Emerging markets face acute instability as pandemic fuels unrest

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As the economic fallout from COVID-19 mounts, protests in emerging and frontier markets are set to swell with millions of newly unemployed, underpaid and underfed citizens, posing a risk to domestic stability with few parallels in recent decades.

This stark assessment comes on the back of the release of our latest Civil Unrest Index Projections this week. We’ve identified 37 countries that will face major spikes in unrest during the second half of this year, driven by a painful post-pandemic economic recovery that will inflame existing public anger with governments.

Economies facing a ‘perfect storm’ of risks are mostly concentrated in Africa and Latin America, including Nigeria, DR Congo, Ethiopia, Venezuela and Peru. But investors, companies and insurers in key emerging markets, such as Bangladesh, Turkey and Egypt, will also need to brace for an explosive end to the year.

Post-pandemic recovery key to managing unrest

According to ACLED incident data, unrest in emerging and frontier markets fell in March, following the widespread introduction of lockdowns. But protests are hitting the streets worldwide once more, as long-standing grievances over socioeconomic inequalities, civil and political rights and government corruption resurface.

The total number of protests in frontier and emerging markets has almost rebounded to pre-pandemic levels. With many countries still in lockdown, and the full economic shock of the outbreak yet to be felt, we expect the number of protests to surge over the next 2-3 months.

The outlook is particularly concerning for frontier and emerging markets where the post-pandemic economic picture is bleak. Using data from our six-month Civil Unrest Index Projections and Recovery Capacity Index (RCI), we’ve found 37 countries with both a low level of recovery capacity and high projected levels of unrest in the next six months. The RCI measures a country’s ability to bounce back from the pandemic by assessing the strength of state institutions, physical and digital connectivity, economic dynamism, population sensitivity, and country-specific factors, such as natural disasters or terrorism, that could impede recovery.

The highest risk countries include Nigeria, Iran, Bangladesh, Algeria and Ethiopia, which face a ‘perfect storm’ of popular anger as protests driven by the pandemic’s economic fallout inflame unrest over pre-existing grievances.

However, several major emerging markets, including India, Brazil, Russia, South Africa, Indonesia and Turkey, sit just outside the ‘perfect storm’ category. Risks in these countries are only slightly less acute and still constitute a significant threat to stability.

Majority of highest risk countries are located in Africa and in Latin America

Countries from every region, except Europe, fall into the highest risk category, including major emerging markets such as Bangladesh (currently the world’s 12th riskiest jurisdiction in our 2020 Q3 Civil Unrest Index), Pakistan (16th) and Egypt (27th). But the majority of the 37 states are located in Africa and Latin America.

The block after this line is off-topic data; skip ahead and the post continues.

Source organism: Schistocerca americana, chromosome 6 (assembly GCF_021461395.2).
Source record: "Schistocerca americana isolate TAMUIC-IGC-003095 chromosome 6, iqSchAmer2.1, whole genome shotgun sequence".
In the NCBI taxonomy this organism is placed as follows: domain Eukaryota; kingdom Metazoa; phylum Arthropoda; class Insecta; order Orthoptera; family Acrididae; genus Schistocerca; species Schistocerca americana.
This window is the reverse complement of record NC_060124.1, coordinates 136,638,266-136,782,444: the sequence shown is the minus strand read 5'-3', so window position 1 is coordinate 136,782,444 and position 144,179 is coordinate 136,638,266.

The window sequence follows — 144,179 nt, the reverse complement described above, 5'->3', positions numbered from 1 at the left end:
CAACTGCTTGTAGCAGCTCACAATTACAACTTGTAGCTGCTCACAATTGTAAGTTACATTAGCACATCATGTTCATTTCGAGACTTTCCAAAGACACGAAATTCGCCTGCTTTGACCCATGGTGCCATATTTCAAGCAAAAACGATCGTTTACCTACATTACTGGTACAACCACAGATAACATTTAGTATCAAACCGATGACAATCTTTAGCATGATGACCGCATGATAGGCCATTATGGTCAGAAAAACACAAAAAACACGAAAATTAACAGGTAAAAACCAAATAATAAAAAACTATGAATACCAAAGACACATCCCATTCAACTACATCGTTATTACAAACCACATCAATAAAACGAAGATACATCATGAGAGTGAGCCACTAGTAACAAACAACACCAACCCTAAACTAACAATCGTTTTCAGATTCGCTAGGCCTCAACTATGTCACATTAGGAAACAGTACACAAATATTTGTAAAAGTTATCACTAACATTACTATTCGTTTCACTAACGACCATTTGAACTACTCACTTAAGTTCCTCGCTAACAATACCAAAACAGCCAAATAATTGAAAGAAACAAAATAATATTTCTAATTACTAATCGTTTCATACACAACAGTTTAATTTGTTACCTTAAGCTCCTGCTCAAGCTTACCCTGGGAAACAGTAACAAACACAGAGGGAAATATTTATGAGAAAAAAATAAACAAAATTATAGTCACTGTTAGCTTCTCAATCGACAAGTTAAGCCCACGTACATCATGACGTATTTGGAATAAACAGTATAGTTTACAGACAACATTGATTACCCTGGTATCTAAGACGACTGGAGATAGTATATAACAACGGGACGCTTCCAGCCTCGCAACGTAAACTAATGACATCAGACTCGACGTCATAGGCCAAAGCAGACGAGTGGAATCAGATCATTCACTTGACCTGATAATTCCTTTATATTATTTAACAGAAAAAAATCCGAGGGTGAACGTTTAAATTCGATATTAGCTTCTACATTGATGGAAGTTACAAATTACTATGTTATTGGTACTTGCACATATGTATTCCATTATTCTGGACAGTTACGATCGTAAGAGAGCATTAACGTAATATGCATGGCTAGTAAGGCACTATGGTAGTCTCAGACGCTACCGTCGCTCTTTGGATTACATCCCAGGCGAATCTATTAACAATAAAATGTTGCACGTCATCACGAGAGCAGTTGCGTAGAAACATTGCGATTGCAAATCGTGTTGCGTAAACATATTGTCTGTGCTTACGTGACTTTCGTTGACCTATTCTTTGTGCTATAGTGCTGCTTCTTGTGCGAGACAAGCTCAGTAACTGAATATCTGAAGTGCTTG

In sub-Saharan Africa, the risk of protests is set to intensify amid economic decline, poverty, and inability to guarantee adequate food supplies. Key markets to watch include Nigeria (11th), Ethiopia (14th) and DR Congo (15th). This volatile climate only requires a spark to set off major unrest. This has already happened in Ethiopia, where recent mass protests, triggered by the killing of prominent Oromo activist musician Hachalu Hundessa, claimed 166 lives.

In Nigeria and DR Congo, growing food insecurity is stoking anger. Although rice production in Nigeria is increasing, it is still insufficient to feed Africa’s most populous country. Lagos has seen food prices increase by up to 50% in recent months and it’s a similar picture in DR Congo, where the rising cost of staples has led to unrest in Kinshasa and other cities, including the mining hub of Lubumbashi.

The biggest spikes in unrest for Latin America are forecast to happen in Venezuela (3rd worst performer in 2020-Q3 Civil Unrest Index) and Peru (55th). But the region’s major economies will not be immune – Chile, Brazil and Argentina hover just above the ‘perfect storm’ category, where future risks are skewed significantly to the downside.

Our base case from January – that 2020 will see a surge in protests and that the coming decade is set to be a one of unprecedented unrest – still stands. But in the countries least prepared to bounce back from the pandemic, it now looks like a best-case scenario.

Anger over structural problems has not gone away

While strong recovery capacity limits the level of risk, it does not eliminate it, particularly where pre-existing grievances centre around political rights or other structural issues. India (21st) remains focused on tackling an explosion of coronavirus cases, but anger over the Citizenship Amendment Act is set to resurface. And while Hong Kong (28th) quickly suppressed the first wave of the coronavirus outbreak, anti-government protests have resumed and will continue despite the recently introduced national security law.

The outlook is also negative for the US, which is now the 48th riskiest jurisdiction globally after recording the second biggest drop on our Civil Unrest Index between 2020-Q2 and Q3. The combination of the Black Lives Matter protests, alongside mounting frustration over job losses and President Trump’s weak pandemic response means more unrest is inevitable.

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Miha Hribernik

Head of Asia Research

Tim Campbell

Senior Analyst, Analytics